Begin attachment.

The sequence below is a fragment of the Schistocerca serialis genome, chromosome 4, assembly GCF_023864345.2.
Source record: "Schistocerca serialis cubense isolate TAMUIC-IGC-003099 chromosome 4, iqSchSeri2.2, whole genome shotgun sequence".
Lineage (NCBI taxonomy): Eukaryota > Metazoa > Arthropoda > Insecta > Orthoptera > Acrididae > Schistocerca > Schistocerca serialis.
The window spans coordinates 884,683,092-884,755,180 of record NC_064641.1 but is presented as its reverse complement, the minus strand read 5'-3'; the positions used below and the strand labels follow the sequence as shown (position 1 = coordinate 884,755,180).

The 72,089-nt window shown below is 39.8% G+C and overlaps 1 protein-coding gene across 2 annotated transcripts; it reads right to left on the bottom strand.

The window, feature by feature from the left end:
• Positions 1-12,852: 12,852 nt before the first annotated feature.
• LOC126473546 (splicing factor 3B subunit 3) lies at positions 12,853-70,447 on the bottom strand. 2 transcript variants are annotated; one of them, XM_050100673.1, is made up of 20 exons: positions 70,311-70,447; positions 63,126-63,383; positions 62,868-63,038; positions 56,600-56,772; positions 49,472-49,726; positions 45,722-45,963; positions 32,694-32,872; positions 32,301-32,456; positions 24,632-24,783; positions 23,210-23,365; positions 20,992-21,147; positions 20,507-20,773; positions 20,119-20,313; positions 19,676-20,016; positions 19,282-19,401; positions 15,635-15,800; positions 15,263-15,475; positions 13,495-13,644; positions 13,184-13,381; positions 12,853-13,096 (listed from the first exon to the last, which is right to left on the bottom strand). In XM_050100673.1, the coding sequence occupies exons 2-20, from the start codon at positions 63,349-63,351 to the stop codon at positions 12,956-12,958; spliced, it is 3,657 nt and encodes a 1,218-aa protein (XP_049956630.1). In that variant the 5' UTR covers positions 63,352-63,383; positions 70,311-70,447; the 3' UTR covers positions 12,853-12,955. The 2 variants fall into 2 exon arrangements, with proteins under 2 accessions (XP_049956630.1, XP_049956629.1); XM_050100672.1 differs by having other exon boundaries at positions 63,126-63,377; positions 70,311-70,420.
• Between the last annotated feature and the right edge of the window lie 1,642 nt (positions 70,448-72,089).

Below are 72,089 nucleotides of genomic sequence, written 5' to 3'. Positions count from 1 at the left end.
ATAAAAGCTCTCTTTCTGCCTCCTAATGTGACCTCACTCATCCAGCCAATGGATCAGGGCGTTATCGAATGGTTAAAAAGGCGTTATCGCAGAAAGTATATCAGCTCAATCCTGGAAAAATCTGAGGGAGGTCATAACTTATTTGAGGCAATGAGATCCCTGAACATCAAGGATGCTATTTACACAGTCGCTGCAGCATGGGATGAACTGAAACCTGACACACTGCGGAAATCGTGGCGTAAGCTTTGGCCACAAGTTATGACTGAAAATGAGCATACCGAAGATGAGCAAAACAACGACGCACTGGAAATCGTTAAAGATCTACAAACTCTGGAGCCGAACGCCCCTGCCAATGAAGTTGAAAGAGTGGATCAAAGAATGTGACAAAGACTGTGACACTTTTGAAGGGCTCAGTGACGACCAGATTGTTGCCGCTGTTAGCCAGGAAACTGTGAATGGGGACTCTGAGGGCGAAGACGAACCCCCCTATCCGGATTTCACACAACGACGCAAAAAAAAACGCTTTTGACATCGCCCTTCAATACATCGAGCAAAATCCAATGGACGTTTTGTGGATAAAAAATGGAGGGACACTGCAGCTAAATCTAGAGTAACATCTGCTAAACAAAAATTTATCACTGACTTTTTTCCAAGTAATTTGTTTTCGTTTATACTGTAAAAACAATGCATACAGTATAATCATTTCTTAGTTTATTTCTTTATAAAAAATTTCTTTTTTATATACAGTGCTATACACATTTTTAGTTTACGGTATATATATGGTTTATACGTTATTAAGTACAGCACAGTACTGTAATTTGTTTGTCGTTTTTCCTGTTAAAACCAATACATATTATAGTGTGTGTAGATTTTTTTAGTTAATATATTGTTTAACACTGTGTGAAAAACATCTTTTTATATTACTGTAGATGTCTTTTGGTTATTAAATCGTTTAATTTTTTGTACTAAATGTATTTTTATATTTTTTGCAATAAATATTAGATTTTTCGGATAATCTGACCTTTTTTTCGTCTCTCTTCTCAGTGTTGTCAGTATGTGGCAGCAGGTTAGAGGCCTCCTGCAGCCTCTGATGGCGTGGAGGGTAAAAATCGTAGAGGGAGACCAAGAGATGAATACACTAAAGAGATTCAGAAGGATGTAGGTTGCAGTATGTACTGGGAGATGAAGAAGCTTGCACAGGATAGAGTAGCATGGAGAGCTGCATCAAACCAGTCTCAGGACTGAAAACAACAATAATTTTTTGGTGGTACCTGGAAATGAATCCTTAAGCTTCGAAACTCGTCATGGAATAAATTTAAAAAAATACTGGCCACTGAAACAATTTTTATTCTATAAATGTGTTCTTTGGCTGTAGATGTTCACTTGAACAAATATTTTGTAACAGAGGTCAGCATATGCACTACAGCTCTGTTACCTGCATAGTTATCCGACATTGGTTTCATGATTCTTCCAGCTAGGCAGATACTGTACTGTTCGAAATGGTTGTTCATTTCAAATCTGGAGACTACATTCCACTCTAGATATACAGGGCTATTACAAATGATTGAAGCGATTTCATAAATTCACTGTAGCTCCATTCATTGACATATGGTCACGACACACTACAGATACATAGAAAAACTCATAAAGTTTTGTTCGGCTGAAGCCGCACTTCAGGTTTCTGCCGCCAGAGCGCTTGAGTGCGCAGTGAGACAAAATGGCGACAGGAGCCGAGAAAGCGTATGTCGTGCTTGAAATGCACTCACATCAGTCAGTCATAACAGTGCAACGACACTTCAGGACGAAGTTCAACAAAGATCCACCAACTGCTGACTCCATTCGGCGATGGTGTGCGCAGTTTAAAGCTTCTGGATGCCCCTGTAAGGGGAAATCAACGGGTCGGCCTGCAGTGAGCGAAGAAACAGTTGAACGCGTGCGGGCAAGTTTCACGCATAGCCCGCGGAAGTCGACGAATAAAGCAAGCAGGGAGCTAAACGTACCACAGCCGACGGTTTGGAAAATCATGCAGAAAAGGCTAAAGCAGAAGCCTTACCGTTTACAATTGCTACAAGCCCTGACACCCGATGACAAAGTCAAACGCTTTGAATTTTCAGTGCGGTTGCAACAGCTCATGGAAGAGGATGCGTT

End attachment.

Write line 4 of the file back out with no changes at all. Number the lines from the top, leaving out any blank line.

The window spans coordinates 884,683,092-884,755,180 of record NC_064641.1 but is presented as its reverse complement, the minus strand read 5'-3'; the positions used below and the strand labels follow the sequence as shown (position 1 = coordinate 884,755,180).